See the Activity Component Descriptions for detailed information on major sections in each of the BAM! activities.
Epidemiology – Infectious Disease Epidemiology Module
- Lesson 1: Understanding the Epidemiologic Triangle through Infectious Diseases
- Lesson 3: Host
- Lesson 4: Environment
- Lesson 5: Scientific Poster Session
- Lesson 6: Poisoned Picnic
Flu Season- Educational Material for Children
The following print-ready material may be downloaded, copied, and distributed without alteration free of charge.
Hearing Safety: Too Loud
In this activity, teachers will present information to increase students’ knowledge about the permanent hearing damage that can occur from loud sounds and the simple ways to protect their hearing.
Are You At Risk?
Working with students so they accurately assess their risk of natural disasters, understand the nature of media coverage of these events, and develop an emergency preparedness plan can help them reframe the problem and reduce their stress.
Students research the types of diseases and health crises that frequently arise in the wake of a natural disaster, with special focus on disasters in the United States that cause flooding.
- Are You At Risk?
Start here first:
Answer pre-assessment questions to determine which physical activity lessons to complete with your students.
Active or Not, Here it Comes!
The goal of this activity is to expand students’ understanding of physical activity beyond organized sports.
Planning for Physical Activity
The purpose of this activity is to put students in the frame of mind for developing short- and long-term physical activity plans with the objective of providing a sense of competence and positive self-image, as well as setting life-long patterns of physical activity.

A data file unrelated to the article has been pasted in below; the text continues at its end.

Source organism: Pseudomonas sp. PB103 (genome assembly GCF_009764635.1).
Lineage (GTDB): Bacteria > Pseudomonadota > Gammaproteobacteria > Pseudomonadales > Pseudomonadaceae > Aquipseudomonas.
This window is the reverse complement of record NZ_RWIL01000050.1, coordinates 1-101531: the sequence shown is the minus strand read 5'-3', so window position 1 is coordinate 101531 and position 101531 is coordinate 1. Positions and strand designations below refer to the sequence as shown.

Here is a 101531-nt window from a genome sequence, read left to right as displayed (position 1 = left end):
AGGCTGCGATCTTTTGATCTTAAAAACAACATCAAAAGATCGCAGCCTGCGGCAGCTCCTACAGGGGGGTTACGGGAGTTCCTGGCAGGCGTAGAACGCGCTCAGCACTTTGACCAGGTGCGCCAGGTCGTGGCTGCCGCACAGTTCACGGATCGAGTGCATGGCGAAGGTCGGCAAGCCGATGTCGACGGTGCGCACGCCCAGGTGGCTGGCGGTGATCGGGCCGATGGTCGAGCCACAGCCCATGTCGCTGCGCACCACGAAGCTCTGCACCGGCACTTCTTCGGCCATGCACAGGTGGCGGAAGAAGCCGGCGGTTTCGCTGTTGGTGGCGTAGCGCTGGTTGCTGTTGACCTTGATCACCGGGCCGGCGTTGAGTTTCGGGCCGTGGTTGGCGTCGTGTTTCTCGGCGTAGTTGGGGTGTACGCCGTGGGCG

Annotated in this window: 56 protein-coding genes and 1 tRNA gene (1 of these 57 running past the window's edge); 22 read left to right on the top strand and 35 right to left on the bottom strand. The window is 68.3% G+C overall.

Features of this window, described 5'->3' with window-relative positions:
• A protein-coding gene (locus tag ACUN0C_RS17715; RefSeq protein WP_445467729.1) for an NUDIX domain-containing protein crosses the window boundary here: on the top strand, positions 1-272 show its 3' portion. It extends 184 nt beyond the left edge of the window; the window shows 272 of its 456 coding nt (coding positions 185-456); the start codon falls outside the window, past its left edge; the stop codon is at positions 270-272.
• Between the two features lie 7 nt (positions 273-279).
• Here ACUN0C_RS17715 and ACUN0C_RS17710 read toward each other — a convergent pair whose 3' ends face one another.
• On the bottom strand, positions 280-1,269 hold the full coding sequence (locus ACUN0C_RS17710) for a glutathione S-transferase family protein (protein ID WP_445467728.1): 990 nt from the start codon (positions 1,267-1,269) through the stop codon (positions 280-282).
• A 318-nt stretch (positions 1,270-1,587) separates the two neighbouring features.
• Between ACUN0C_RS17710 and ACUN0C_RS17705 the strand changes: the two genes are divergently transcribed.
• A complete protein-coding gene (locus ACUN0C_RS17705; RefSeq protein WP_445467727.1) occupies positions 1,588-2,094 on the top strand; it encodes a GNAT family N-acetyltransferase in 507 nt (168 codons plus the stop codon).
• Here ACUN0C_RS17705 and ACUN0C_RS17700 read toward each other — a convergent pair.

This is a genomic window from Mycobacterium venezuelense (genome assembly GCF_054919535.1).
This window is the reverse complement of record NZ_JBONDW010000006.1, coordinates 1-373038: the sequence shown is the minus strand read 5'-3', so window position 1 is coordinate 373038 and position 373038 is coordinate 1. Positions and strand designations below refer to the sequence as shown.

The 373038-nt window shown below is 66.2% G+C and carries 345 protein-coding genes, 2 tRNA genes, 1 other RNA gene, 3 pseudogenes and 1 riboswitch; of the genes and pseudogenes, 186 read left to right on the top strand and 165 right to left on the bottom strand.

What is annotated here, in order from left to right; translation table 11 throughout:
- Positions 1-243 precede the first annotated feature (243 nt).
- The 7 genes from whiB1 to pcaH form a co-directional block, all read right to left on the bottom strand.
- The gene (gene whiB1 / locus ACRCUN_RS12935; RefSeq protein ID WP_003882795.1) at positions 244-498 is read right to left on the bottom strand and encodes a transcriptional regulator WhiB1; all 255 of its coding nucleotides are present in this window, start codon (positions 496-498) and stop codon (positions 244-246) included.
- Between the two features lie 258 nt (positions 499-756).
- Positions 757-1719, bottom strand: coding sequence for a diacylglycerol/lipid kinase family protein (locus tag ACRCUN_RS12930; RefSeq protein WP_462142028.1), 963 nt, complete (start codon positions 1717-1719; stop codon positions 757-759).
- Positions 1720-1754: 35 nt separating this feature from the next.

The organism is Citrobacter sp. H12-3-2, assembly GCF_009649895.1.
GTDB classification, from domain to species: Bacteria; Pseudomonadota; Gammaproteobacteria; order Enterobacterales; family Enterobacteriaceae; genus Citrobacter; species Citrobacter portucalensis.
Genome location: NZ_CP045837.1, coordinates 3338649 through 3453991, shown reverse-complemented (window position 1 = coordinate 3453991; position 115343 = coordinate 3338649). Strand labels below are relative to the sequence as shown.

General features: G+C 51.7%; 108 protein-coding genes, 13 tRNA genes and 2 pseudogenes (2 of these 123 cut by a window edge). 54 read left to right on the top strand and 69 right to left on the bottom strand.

- Start here first:
In this activity, students explore causes of injuries and deaths for kids in their age group.
In this lesson, students conduct an experiment that demonstrates what goes into a person’s lungs with each puff of a cigarette.
The Big Test: How We Experience Short-Term Stress
In this activity, teachers will induce mild stress in students by announcing they are about to have a quiz that will be a major part of their grade. Once students learn that this is not true, they will describe their physical and mental changes in response to this stress.
The Body-Mind Connection of Stress
In this activity, students will fill out their own “physical reactions to stress” inventory and graph the class results. Then they will work in pairs to learn more about the body mechanisms that cause physiological stress symptoms, such as a fast heartbeat, cold hands, and dry mouth, or even longer-lasting symptoms such as a headache and sleeplessness. Finally, students will discuss their own reactions to stress and understand that many physiological stress reactions are part of the body’s normal functioning. Students will also look at ways of dealing with stress.
Feeling Stressed Out? Stress and What to Do About It
In this activity, students discuss what’s bad and good about stress and some of the biggest stressors for kids their age. In a class discussion, students learn more about the differences between short- and long-term stress. They keep a stress diary, and evaluate whether their methods for reducing stress were successful.
- The Big Test: How We Experience Short-Term Stress
Page last reviewed: September 18, 2018